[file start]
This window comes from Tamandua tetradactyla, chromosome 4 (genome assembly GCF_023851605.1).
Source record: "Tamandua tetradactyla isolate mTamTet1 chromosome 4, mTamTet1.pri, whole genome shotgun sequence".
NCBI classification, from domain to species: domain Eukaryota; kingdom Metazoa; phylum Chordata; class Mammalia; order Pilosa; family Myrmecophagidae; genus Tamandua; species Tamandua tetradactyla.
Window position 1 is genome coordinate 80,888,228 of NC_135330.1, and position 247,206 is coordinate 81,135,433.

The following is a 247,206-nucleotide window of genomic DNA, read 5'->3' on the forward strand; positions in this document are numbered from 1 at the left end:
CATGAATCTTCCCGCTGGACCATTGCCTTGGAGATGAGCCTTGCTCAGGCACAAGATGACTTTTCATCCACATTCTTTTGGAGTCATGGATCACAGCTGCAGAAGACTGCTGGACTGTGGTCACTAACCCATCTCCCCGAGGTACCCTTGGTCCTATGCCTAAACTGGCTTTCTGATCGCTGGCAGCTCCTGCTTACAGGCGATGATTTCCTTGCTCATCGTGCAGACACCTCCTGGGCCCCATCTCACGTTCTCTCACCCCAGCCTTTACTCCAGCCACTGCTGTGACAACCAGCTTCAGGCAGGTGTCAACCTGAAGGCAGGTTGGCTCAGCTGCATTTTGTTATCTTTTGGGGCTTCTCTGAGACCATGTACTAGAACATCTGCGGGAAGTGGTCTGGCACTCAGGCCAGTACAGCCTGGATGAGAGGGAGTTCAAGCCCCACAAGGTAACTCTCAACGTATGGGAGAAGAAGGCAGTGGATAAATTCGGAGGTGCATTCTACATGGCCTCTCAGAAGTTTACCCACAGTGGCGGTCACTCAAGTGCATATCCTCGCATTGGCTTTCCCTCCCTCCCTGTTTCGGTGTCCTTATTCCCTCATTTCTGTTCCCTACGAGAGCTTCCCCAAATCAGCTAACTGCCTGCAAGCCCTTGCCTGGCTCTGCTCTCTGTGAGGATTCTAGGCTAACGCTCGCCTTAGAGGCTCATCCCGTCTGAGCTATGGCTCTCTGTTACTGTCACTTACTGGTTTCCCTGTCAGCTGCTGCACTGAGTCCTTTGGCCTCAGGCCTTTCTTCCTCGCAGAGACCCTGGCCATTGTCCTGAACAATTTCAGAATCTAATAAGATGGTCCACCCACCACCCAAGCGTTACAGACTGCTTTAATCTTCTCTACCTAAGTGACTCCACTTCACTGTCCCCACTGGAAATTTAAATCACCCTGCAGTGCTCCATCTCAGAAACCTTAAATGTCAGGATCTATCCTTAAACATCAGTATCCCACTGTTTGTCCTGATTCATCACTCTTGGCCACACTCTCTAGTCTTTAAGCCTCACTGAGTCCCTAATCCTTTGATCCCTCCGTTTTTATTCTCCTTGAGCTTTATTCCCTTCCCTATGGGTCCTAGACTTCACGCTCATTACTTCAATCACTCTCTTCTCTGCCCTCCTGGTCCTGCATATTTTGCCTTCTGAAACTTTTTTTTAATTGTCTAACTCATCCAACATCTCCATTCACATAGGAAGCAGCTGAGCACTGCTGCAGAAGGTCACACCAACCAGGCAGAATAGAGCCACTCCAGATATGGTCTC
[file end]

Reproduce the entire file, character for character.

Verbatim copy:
This window comes from Tamandua tetradactyla, chromosome 4 (genome assembly GCF_023851605.1).
Source record: "Tamandua tetradactyla isolate mTamTet1 chromosome 4, mTamTet1.pri, whole genome shotgun sequence".
NCBI classification, from domain to species: domain Eukaryota; kingdom Metazoa; phylum Chordata; class Mammalia; order Pilosa; family Myrmecophagidae; genus Tamandua; species Tamandua tetradactyla.
Window position 1 is genome coordinate 80,888,228 of NC_135330.1, and position 247,206 is coordinate 81,135,433.

The following is a 247,206-nucleotide window of genomic DNA, read 5'->3' on the forward strand; positions in this document are numbered from 1 at the left end:
CATGAATCTTCCCGCTGGACCATTGCCTTGGAGATGAGCCTTGCTCAGGCACAAGATGACTTTTCATCCACATTCTTTTGGAGTCATGGATCACAGCTGCAGAAGACTGCTGGACTGTGGTCACTAACCCATCTCCCCGAGGTACCCTTGGTCCTATGCCTAAACTGGCTTTCTGATCGCTGGCAGCTCCTGCTTACAGGCGATGATTTCCTTGCTCATCGTGCAGACACCTCCTGGGCCCCATCTCACGTTCTCTCACCCCAGCCTTTACTCCAGCCACTGCTGTGACAACCAGCTTCAGGCAGGTGTCAACCTGAAGGCAGGTTGGCTCAGCTGCATTTTGTTATCTTTTGGGGCTTCTCTGAGACCATGTACTAGAACATCTGCGGGAAGTGGTCTGGCACTCAGGCCAGTACAGCCTGGATGAGAGGGAGTTCAAGCCCCACAAGGTAACTCTCAACGTATGGGAGAAGAAGGCAGTGGATAAATTCGGAGGTGCATTCTACATGGCCTCTCAGAAGTTTACCCACAGTGGCGGTCACTCAAGTGCATATCCTCGCATTGGCTTTCCCTCCCTCCCTGTTTCGGTGTCCTTATTCCCTCATTTCTGTTCCCTACGAGAGCTTCCCCAAATCAGCTAACTGCCTGCAAGCCCTTGCCTGGCTCTGCTCTCTGTGAGGATTCTAGGCTAACGCTCGCCTTAGAGGCTCATCCCGTCTGAGCTATGGCTCTCTGTTACTGTCACTTACTGGTTTCCCTGTCAGCTGCTGCACTGAGTCCTTTGGCCTCAGGCCTTTCTTCCTCGCAGAGACCCTGGCCATTGTCCTGAACAATTTCAGAATCTAATAAGATGGTCCACCCACCACCCAAGCGTTACAGACTGCTTTAATCTTCTCTACCTAAGTGACTCCACTTCACTGTCCCCACTGGAAATTTAAATCACCCTGCAGTGCTCCATCTCAGAAACCTTAAATGTCAGGATCTATCCTTAAACATCAGTATCCCACTGTTTGTCCTGATTCATCACTCTTGGCCACACTCTCTAGTCTTTAAGCCTCACTGAGTCCCTAATCCTTTGATCCCTCCGTTTTTATTCTCCTTGAGCTTTATTCCCTTCCCTATGGGTCCTAGACTTCACGCTCATTACTTCAATCACTCTCTTCTCTGCCCTCCTGGTCCTGCATATTTTGCCTTCTGAAACTTTTTTTTAATTGTCTAACTCATCCAACATCTCCATTCACATAGGAAGCAGCTGAGCACTGCTGCAGAAGGTCACACCAACCAGGCAGAATAGAGCCACTCCAGATATGGTCTC